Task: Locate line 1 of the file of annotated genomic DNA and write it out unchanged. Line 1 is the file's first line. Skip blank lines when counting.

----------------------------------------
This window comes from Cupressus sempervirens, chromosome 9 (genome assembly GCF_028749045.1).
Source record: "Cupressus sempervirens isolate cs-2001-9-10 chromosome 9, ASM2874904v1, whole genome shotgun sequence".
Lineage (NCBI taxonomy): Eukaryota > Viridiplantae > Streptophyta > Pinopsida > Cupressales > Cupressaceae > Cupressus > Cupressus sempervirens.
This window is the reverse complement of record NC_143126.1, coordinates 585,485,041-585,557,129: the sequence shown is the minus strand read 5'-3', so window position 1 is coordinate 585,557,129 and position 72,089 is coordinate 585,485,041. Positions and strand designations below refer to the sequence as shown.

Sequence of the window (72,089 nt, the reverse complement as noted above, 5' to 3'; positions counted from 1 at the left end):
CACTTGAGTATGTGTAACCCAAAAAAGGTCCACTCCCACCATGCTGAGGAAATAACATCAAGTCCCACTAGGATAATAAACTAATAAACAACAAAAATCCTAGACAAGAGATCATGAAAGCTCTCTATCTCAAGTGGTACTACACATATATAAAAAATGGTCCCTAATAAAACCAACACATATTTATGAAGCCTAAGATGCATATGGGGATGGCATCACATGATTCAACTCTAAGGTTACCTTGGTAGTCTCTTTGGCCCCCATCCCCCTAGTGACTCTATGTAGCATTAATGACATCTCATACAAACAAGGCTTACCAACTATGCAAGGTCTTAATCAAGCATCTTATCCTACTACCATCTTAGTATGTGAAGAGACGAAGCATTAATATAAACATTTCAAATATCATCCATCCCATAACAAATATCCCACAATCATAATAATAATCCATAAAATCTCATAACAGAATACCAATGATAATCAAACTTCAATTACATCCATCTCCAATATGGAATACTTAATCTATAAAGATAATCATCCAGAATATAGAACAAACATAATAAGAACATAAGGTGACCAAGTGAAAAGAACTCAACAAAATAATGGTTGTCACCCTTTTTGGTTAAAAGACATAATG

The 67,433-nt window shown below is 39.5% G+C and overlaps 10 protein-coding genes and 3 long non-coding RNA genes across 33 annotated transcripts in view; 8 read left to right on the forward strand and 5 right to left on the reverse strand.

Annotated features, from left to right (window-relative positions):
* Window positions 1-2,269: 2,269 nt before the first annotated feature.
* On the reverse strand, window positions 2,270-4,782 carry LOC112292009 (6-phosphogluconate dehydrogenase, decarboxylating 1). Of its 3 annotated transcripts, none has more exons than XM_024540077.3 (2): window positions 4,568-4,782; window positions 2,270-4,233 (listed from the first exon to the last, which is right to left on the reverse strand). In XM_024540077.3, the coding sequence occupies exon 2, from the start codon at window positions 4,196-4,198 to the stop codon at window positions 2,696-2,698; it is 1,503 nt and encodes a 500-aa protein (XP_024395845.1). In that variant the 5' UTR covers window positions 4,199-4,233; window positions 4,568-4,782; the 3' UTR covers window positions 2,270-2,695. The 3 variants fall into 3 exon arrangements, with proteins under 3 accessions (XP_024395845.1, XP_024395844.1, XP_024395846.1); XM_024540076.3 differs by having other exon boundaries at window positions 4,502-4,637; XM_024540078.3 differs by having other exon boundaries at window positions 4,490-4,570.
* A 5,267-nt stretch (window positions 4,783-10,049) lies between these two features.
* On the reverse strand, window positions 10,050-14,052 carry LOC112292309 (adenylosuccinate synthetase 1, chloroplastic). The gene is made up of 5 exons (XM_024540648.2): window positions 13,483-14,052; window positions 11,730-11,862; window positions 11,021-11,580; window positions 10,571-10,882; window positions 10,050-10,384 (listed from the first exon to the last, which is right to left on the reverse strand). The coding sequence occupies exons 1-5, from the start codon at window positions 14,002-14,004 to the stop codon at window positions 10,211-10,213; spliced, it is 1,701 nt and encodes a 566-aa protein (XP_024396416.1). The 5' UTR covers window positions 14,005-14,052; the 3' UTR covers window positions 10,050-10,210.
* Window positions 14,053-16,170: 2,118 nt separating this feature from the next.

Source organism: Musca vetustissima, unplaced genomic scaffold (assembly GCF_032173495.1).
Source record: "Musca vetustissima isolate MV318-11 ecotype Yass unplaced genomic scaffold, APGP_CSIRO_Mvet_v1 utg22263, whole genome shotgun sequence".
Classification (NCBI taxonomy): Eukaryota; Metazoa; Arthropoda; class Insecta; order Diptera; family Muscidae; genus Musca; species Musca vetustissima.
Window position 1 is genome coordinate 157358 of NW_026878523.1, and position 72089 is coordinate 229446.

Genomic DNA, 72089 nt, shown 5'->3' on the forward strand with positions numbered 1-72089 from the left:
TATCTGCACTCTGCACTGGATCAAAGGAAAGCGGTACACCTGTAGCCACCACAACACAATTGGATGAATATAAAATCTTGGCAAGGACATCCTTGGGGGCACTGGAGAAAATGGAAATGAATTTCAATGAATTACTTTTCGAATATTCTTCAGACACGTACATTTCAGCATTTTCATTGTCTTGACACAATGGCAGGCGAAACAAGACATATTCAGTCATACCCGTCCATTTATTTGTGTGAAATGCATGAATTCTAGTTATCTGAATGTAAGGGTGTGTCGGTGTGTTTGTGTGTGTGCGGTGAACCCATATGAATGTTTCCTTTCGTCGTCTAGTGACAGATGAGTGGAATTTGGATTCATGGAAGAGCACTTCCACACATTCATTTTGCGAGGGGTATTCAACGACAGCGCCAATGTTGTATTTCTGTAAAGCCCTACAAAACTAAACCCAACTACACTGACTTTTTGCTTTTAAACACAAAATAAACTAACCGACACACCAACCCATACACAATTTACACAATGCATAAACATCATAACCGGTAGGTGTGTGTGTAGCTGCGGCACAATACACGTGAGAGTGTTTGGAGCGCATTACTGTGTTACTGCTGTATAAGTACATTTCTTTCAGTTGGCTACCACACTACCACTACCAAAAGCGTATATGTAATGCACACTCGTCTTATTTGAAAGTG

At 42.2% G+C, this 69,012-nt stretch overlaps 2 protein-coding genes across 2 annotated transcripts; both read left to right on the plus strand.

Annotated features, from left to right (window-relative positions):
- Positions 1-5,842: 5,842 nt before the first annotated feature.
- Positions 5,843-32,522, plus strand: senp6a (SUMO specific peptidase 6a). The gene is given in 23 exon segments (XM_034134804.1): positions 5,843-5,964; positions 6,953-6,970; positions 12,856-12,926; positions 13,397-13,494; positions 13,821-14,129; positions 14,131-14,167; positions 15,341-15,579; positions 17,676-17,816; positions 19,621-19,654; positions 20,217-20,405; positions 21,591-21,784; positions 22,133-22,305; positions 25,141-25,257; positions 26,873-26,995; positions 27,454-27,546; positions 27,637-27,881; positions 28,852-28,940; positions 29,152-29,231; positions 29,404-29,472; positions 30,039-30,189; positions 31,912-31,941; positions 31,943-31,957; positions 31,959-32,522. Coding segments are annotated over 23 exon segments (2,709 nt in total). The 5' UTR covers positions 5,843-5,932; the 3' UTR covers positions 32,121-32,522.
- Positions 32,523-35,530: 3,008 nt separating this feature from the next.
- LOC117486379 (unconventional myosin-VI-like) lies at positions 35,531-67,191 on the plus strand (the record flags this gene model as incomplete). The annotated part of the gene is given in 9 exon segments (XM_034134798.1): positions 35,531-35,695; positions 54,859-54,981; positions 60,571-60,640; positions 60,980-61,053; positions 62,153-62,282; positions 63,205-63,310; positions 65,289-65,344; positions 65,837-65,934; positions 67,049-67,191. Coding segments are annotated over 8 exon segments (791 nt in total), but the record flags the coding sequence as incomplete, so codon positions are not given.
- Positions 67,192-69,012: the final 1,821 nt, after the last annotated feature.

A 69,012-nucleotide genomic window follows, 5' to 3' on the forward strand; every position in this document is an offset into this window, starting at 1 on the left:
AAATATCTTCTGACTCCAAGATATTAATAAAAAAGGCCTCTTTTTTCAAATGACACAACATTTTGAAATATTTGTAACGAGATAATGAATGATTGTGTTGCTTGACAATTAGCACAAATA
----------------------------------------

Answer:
This window comes from Cupressus sempervirens, chromosome 9 (genome assembly GCF_028749045.1).